Friday, 18 December 2009
Wednesday, 9 December 2009
Overheard recently on the bus: “And I was like, I like you so, like, I want to know whether you, like, like me too.” The constant use of “like” has become a cliché of “youth speak,” a kind of white noise getting in the way of clear and concise communication. Thinking about the way the word is used, it’s noticeable that it establishes a distance between the speaker and the scenario they describe – allowing the speaker to pose as observer of themselves – regardless of whether we are in the past tense (“And I was like…”) or what we can call the remembered present (“So I’m like…”). Expressing the most personal of responses, the speaker becomes a second observing self, undercutting their own narrative authority by introducing approximation – “I’m like…” implying “I said something a bit like / similar to / along these lines/ with roughly this attitude.” It’s a way of standing outside one’s interactions, a constant narrativisation process that turns each scenario into story fodder, a strange instant remediation of human experience. While usually read as simply a linguistic fashion that replaces pause words or sounds such as “umm” or “err,” “like” seems to me to be a product of a cultural mindset in which we are all encouraged to view ourselves again, the perpetual stars of our own reality shows.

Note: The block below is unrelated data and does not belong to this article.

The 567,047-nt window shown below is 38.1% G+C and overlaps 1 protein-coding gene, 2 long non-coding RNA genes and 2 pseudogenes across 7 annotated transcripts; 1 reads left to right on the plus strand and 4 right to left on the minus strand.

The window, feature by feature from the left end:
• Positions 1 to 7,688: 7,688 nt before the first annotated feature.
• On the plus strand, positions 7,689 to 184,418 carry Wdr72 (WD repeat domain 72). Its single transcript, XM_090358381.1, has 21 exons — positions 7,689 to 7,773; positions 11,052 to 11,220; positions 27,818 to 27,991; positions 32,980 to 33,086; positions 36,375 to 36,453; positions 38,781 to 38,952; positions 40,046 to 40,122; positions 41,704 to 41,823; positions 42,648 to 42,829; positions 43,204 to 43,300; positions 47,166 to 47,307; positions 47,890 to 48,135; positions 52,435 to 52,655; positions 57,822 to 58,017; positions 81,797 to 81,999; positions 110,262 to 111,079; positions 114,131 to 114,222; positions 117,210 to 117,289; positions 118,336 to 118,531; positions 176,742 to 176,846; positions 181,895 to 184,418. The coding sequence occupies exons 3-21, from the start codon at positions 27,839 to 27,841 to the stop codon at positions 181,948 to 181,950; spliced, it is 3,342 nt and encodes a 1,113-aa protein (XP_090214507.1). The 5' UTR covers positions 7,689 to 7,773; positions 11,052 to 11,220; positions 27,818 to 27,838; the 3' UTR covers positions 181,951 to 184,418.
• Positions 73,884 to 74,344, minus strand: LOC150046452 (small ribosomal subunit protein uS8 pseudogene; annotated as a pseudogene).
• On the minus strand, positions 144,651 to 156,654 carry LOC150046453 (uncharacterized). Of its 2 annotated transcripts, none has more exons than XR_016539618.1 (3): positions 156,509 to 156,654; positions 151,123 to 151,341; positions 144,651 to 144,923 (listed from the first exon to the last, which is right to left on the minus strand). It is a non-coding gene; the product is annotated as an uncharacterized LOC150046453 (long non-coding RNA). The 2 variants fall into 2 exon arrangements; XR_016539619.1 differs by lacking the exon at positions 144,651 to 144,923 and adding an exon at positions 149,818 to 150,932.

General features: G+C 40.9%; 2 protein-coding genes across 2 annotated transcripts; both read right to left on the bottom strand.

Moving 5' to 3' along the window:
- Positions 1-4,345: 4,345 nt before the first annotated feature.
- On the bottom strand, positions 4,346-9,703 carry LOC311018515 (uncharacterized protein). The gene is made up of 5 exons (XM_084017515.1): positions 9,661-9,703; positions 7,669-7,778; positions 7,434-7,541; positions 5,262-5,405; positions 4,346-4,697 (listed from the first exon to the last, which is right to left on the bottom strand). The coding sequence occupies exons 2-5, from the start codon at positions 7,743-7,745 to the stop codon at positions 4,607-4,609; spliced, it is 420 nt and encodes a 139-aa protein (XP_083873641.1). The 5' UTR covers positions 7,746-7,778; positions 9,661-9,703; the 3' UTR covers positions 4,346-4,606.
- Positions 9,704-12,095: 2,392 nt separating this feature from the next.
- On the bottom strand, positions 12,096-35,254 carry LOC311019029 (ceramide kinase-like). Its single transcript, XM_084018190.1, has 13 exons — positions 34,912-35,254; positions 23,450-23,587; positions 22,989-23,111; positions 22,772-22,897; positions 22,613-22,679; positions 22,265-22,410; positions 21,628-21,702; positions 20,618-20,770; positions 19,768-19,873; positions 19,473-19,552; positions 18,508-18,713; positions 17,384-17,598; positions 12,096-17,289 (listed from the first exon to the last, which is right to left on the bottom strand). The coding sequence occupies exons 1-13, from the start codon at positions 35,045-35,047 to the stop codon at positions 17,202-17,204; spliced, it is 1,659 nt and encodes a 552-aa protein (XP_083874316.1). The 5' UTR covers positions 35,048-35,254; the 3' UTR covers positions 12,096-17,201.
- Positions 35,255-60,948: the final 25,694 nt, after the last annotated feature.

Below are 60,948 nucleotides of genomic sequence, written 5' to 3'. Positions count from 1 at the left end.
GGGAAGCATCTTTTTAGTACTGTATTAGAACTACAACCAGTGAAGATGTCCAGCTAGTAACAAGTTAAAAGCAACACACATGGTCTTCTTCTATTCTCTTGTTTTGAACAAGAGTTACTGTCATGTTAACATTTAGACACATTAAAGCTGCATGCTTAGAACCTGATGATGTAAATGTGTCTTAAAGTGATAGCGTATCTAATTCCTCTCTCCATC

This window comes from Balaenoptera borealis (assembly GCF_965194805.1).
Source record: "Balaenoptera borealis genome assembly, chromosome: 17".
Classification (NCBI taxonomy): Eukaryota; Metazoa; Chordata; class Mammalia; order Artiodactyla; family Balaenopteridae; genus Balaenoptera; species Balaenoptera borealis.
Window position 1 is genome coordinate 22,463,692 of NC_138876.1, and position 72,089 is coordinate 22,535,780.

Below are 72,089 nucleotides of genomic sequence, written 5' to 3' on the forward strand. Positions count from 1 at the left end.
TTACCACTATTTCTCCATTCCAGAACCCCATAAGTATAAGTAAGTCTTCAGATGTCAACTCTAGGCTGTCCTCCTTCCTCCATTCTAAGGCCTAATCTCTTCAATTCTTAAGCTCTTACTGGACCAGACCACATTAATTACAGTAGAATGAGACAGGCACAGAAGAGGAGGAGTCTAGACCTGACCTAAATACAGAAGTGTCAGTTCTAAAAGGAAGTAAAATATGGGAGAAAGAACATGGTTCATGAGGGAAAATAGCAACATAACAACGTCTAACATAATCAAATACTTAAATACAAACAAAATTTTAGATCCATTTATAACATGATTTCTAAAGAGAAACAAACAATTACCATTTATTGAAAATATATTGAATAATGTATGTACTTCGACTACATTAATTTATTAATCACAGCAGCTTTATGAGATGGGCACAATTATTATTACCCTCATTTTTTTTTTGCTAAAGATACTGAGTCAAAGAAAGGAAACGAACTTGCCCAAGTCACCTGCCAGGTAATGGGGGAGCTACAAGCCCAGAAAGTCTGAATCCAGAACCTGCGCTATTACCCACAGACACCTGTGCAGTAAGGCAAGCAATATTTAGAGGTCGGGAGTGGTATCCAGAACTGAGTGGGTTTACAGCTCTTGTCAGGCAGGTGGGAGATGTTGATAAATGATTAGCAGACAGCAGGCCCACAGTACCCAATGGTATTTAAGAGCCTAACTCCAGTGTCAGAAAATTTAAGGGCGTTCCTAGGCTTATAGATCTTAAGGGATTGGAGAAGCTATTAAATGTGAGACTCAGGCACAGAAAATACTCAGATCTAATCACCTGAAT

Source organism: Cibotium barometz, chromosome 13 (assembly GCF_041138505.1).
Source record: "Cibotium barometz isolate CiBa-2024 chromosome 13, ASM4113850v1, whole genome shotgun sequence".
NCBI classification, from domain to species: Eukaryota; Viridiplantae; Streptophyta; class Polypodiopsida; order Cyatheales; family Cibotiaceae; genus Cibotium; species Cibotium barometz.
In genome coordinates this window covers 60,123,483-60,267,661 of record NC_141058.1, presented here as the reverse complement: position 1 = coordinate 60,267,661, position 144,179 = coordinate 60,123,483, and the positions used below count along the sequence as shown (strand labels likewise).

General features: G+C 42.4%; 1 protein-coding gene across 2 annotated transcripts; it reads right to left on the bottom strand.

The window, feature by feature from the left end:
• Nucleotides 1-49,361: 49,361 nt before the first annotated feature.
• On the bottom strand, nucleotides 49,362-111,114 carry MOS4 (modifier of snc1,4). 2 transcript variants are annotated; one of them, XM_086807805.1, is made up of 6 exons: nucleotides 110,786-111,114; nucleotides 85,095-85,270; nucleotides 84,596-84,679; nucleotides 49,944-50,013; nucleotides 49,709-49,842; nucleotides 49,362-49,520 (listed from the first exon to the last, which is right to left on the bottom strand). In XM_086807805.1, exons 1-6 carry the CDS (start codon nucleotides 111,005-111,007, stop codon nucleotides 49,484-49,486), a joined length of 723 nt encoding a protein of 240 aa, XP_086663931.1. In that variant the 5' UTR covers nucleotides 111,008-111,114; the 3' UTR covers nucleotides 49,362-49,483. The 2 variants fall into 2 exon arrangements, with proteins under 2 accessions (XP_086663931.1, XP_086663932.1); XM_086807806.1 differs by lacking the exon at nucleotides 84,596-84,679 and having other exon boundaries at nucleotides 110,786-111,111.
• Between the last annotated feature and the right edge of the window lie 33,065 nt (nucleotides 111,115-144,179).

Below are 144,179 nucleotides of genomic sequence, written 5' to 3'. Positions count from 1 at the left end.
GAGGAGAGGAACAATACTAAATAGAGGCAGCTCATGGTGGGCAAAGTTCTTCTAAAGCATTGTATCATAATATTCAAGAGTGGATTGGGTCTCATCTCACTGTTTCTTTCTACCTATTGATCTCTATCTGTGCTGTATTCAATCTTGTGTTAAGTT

In recent times, on this blog and far beyond, questions of the stories of our changing climate, and of the “narrative of climate change” have been raised. Coherent human narratives are now seen as the way to make an often abstract and incomprehensible scientific discourse into something that might be understood and (it is hoped) acted upon by the wider public. Narrative, in this sense, is seen as inherently positive – a means to understanding, a catalyst for action and an immediate and affective intervention. Yet the remediation inherent in the ubiquitous use of “like” lets us know that narrative can be treacherous – creating distance between ourselves and our actions. How can we make sure that narratives of our changing climate are not those from which we can step back, those that we view from an external position? These stories must be entirely owned, expressing a personal commitment and belief that must be transmitted to others. Because climate change is so, like, the biggest challenge that has ever, like, confronted humanity.
Update: Shortly after writing the above notes, I saw that Sam Wollaston has suggested (with tongue only partially in cheek) that a reality show version of the COP15 negotiations might be the way to engage the public in climate change discourse. Perhaps he’s on to something – maybe we can only take our narratives remediated these days?